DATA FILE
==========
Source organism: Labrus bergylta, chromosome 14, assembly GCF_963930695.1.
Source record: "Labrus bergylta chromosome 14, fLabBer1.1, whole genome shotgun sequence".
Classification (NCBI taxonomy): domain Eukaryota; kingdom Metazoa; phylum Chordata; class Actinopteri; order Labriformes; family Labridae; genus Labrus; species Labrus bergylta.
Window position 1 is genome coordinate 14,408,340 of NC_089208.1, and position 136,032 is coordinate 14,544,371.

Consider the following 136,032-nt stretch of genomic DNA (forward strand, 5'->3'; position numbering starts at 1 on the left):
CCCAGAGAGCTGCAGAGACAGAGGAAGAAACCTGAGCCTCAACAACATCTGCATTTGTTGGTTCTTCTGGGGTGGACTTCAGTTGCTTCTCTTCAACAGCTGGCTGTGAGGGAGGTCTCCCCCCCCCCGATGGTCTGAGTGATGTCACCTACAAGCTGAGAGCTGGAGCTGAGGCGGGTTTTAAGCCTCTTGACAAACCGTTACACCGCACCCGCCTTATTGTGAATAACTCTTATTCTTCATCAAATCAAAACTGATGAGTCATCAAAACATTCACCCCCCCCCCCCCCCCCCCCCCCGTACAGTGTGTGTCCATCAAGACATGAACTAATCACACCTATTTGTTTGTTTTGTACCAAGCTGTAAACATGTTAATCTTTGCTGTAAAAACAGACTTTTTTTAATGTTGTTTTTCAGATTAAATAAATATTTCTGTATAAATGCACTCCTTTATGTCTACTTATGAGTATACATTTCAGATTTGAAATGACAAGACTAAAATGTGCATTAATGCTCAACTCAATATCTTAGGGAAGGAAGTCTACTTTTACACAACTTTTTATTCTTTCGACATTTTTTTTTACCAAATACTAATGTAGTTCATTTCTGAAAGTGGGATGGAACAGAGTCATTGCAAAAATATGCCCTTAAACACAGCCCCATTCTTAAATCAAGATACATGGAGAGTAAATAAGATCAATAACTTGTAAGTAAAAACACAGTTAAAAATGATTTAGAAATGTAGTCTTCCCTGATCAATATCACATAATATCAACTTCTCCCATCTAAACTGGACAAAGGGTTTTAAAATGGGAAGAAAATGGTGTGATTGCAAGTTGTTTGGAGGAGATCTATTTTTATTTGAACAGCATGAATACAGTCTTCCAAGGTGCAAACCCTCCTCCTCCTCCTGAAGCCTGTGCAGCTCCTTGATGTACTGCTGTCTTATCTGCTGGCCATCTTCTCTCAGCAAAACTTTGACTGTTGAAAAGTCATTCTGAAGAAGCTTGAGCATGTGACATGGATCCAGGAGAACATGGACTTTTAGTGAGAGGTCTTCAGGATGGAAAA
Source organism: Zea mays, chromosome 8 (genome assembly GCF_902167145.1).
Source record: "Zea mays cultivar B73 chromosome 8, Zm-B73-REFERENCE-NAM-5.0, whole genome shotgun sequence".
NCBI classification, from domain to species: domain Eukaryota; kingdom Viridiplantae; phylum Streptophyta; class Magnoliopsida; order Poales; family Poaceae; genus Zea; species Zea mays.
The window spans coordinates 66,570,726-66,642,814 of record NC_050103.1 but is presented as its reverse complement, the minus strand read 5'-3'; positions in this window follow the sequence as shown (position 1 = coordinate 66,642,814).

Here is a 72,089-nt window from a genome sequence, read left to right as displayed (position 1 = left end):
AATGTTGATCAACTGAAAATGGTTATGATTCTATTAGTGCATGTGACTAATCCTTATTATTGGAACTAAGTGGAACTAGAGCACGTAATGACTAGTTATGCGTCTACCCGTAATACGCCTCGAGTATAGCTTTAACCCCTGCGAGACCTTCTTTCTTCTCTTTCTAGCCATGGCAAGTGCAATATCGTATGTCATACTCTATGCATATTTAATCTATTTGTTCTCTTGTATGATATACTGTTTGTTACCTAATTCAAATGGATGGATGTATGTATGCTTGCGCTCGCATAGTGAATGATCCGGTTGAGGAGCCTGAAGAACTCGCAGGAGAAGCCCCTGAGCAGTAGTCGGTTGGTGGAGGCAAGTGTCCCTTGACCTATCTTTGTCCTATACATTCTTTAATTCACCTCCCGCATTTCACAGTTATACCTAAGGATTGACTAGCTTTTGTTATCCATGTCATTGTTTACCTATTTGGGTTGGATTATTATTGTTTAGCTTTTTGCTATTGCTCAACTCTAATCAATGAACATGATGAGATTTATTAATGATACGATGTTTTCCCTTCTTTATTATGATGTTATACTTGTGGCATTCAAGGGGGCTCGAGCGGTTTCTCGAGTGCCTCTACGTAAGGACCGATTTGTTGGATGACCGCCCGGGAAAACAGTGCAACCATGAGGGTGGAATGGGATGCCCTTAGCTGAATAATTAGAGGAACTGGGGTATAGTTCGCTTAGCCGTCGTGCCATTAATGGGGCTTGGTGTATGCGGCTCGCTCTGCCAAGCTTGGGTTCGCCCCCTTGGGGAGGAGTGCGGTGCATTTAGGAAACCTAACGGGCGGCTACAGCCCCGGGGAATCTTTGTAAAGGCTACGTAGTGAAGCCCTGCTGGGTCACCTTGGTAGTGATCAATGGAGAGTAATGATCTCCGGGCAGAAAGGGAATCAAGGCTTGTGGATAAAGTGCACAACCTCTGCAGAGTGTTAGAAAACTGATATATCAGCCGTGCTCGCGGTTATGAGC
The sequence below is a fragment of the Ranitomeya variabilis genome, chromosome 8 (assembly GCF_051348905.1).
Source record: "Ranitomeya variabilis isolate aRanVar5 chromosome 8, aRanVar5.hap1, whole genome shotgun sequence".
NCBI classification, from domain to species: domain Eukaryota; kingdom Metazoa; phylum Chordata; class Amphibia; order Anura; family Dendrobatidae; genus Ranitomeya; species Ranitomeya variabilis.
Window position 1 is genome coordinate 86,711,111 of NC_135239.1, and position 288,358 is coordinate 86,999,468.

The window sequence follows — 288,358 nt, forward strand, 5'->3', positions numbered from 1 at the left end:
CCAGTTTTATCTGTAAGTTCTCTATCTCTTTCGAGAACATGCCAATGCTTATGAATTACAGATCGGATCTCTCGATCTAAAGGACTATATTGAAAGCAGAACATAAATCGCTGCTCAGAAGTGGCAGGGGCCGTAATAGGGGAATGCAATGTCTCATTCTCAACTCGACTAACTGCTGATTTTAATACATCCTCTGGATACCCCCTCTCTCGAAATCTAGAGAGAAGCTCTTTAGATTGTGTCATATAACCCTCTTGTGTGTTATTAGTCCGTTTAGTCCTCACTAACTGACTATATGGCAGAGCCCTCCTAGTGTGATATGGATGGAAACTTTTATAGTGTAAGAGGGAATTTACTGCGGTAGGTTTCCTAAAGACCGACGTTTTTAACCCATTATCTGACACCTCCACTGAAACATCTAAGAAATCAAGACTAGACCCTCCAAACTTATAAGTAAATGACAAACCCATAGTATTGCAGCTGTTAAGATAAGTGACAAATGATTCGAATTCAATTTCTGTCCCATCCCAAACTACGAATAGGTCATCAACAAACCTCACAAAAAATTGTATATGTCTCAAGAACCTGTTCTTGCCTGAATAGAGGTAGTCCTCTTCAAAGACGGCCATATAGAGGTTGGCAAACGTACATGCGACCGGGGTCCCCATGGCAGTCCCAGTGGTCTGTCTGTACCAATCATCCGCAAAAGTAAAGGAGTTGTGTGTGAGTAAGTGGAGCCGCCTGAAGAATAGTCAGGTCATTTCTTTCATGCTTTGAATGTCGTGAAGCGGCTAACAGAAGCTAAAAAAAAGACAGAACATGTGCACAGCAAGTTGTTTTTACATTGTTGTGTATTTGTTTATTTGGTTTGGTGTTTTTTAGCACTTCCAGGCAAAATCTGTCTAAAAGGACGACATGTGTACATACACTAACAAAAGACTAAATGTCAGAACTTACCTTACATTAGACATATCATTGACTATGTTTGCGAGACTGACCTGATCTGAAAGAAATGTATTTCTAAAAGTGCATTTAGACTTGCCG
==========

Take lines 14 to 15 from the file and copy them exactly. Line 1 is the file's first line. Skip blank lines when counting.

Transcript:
Source record: "Ranitomeya variabilis isolate aRanVar5 chromosome 8, aRanVar5.hap1, whole genome shotgun sequence".
NCBI classification, from domain to species: domain Eukaryota; kingdom Metazoa; phylum Chordata; class Amphibia; order Anura; family Dendrobatidae; genus Ranitomeya; species Ranitomeya variabilis.